John Alstrom is arguably the finest volleyball player born and raised in Fresno and the wonderful thing is that he was able to continue playing the sport well into his sixties. Alstrom's Legends Club won the Over 65 National title and his team went to the World Master Games in Sydney, Australia to defend the championship they won in Edmonton, Canada in 2005. The first WMG was held in Portland in 1998 where his Legends finished second. In 2002, they won in Melbourne, Australia. For fifteen years, Alstrom's Legends' team has either won or finished second in every age group national tournament. One player on the team is John Stanley, a teammate at Brigham Young University and like John an Olympian on the 1968 U.S. team. Basketball was Alstrom's game when he was a 6'3" freshman on coach Jerry Jury's Hamilton Junior High team. When he moved over to Fresno High, he was 6'5" and would grow another inch before he graduated. Lee Angelich was his basketball coach.
Starting with the 1957-1958 season, Alstrom was All-City for three years and the Warriors won the Yosemite League. They lost only four games in three seasons. In track, Alstrom was a high hurdler good enough to make the CIF State meet in his senior year. During the regular season, he also high-jumped, ran the low hurdles, and long-jumped. He was recruited to Brigham Young on a basketball scholarship, but seldom played. "I got a lot of time on the bench; not sure why, but it was still a good experience," Alstrom said. "John Lowelf formed a club team because volleyball was still not a collegiate sport and told me: 'I think you would be a great player, why don't you come out and I'll teach you.' That's how I got started." BYU finished third in the collegiate club nationals where UCLA, Santa Monica Junior College, and San Diego State were the powers. Alstrom graduated from BYU in 1966. He returned to the Fresno Volleyball Club, recruited John Stanley- with the very competitive George Sarantos as setter and leader-they won the 1967 National Volleyball Association championship. Alstrom and Stanley had played on the United States national team in 1966 for the World Games and in 1967 at the Pan American Games. Together with Lowelf, they also played on the 1968Olympic team in Mexico City.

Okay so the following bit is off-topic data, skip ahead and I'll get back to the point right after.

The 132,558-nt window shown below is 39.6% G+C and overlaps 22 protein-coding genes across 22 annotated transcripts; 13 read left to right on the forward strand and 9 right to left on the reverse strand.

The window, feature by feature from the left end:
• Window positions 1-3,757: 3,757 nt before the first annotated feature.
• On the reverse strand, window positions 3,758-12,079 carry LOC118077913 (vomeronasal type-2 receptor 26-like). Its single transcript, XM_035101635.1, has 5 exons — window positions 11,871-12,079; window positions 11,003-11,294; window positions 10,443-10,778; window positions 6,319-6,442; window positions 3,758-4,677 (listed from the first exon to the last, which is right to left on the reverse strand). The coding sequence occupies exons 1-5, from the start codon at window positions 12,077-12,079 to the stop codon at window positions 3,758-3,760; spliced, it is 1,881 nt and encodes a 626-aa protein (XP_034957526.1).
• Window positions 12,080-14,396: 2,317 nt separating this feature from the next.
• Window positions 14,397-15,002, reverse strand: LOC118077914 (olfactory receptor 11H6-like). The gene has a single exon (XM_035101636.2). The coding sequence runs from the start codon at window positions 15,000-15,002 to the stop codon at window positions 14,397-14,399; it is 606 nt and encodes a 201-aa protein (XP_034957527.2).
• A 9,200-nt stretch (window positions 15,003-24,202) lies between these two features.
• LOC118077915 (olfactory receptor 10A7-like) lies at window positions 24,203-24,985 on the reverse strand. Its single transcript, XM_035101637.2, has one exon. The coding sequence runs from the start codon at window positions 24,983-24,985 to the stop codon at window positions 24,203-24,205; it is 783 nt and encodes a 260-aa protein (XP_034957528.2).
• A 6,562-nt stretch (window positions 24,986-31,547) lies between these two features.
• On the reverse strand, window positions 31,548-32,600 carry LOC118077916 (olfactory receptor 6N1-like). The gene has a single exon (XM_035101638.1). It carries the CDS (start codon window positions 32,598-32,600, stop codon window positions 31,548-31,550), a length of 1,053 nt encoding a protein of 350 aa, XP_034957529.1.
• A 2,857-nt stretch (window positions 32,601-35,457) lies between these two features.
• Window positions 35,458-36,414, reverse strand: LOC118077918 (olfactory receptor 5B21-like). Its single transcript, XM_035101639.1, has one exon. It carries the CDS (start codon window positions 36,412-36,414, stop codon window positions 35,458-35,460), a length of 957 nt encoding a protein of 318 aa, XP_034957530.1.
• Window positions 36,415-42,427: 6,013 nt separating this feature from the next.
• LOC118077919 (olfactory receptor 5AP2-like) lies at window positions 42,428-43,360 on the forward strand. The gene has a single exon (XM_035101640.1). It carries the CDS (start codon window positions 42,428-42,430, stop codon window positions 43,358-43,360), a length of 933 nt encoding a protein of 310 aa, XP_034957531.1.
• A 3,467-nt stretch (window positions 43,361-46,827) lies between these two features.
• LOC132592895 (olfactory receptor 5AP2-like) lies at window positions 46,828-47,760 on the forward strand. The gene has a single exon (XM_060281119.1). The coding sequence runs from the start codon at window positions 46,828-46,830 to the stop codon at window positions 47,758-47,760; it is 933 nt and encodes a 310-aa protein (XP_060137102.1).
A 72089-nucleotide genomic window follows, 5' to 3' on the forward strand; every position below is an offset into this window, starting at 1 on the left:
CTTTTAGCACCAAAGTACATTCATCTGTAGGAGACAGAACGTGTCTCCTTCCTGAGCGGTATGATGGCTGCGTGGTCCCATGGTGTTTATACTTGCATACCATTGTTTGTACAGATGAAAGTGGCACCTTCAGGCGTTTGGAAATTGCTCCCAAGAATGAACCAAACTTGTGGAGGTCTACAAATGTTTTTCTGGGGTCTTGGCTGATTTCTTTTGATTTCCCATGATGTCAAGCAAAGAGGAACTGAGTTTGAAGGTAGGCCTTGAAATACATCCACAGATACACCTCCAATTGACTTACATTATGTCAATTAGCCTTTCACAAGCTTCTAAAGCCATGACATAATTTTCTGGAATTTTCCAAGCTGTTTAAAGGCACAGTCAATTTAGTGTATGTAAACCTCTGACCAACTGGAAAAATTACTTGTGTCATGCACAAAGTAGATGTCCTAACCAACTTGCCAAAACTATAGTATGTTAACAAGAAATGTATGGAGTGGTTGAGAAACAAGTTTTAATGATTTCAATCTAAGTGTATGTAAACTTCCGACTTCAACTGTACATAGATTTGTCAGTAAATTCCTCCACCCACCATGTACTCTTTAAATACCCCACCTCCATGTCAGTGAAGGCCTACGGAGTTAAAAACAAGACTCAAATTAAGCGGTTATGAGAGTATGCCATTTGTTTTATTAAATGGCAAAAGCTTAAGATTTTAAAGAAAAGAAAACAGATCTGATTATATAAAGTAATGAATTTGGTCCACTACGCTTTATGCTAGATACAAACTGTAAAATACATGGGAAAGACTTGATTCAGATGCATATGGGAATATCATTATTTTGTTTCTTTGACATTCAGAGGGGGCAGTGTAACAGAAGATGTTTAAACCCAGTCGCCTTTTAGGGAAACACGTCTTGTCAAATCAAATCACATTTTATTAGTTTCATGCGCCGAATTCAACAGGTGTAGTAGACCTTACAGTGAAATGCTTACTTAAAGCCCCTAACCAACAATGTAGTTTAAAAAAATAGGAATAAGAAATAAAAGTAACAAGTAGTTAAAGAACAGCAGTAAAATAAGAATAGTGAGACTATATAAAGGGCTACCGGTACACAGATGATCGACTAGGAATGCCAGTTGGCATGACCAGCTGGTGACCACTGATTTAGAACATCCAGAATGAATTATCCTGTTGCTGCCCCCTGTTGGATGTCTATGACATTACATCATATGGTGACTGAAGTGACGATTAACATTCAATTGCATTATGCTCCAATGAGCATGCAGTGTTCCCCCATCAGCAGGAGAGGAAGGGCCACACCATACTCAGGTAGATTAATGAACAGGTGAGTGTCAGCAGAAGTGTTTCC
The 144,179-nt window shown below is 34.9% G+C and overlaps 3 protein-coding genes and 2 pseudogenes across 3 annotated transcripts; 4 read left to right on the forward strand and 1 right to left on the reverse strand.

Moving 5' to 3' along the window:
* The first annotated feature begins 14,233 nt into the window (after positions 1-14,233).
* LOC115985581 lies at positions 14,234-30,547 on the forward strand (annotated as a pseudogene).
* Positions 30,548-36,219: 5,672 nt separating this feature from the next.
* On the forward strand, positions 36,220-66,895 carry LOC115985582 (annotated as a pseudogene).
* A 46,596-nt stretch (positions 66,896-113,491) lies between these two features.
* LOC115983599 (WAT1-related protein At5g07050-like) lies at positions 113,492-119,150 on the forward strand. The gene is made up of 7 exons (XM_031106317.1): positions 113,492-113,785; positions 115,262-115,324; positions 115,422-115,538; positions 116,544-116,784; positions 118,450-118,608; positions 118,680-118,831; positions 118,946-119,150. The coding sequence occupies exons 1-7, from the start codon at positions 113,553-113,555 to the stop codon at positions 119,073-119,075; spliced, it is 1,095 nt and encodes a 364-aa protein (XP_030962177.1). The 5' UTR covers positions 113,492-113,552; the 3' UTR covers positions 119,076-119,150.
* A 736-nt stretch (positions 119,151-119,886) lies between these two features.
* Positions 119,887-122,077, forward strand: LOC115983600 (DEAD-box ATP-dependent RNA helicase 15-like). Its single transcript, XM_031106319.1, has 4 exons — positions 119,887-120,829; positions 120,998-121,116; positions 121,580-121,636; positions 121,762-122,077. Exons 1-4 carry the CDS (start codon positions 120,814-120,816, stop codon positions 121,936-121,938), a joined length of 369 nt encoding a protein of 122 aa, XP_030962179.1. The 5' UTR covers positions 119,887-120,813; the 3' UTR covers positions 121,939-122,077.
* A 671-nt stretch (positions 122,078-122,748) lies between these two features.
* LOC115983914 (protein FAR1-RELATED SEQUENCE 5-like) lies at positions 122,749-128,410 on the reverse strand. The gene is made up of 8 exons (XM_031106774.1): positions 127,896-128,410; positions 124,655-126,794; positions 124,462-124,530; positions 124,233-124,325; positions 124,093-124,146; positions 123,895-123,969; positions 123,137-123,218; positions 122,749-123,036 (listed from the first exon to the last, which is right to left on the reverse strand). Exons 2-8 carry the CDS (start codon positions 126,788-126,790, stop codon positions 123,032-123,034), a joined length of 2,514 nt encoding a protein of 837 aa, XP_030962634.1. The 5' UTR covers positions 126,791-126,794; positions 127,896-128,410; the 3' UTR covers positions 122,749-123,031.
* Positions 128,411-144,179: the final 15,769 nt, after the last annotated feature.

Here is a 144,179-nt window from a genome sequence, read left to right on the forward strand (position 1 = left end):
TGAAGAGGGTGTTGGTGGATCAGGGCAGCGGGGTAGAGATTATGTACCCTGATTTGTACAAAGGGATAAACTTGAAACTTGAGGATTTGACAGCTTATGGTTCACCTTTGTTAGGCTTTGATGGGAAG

Family and business forced Alstrom to drop the national team, but he continued to compete at the highest level of club play. In 1969, the team won the National Championship, finished second in both 1970-1971, and were victorious again in 1972 when Alstrom was voted the MVP of the country "My forte was as a middle blocker and I was one of the best in the country," Alstrom said, with records to prove his point. "I wasn't a great spiker, but I almost always could get the ball down. You can teach people to spike, but most of it is a natural arm swing and that comes from your system naturally. The key is to hit at the top of your jump. I was a jumper and quick for my size."
Alstrom was thrilled with the U.S. Olympic Men's Indoor Volleyball gold medal in Beijing. He said the last men's indoor medal was a silver or bronze in 1996. *My teammate Stanley's son, Clint, was one of the big hitters for our team," Alstrom said. "The U.S. men's and women's teams in the indoor and beach volleyball ended up with three golds and a silver. Quite a feat for our teams." Alstrom also played one season in 1975 for the professional Los Angeles Stars with player/coach Stanley. It was called the Pro Volleyball League and the Stars won the first title. Alstrom has bad knees and couldn't play more than once or twice a week for tournaments. The four- and five-day straight matches were out. Alstrom has a son and daughter in the Bay Area, John, Jr. played for Stanford on a volleyball scholarship and his daughter was All-CIF in high school. John retired to Newport Beach.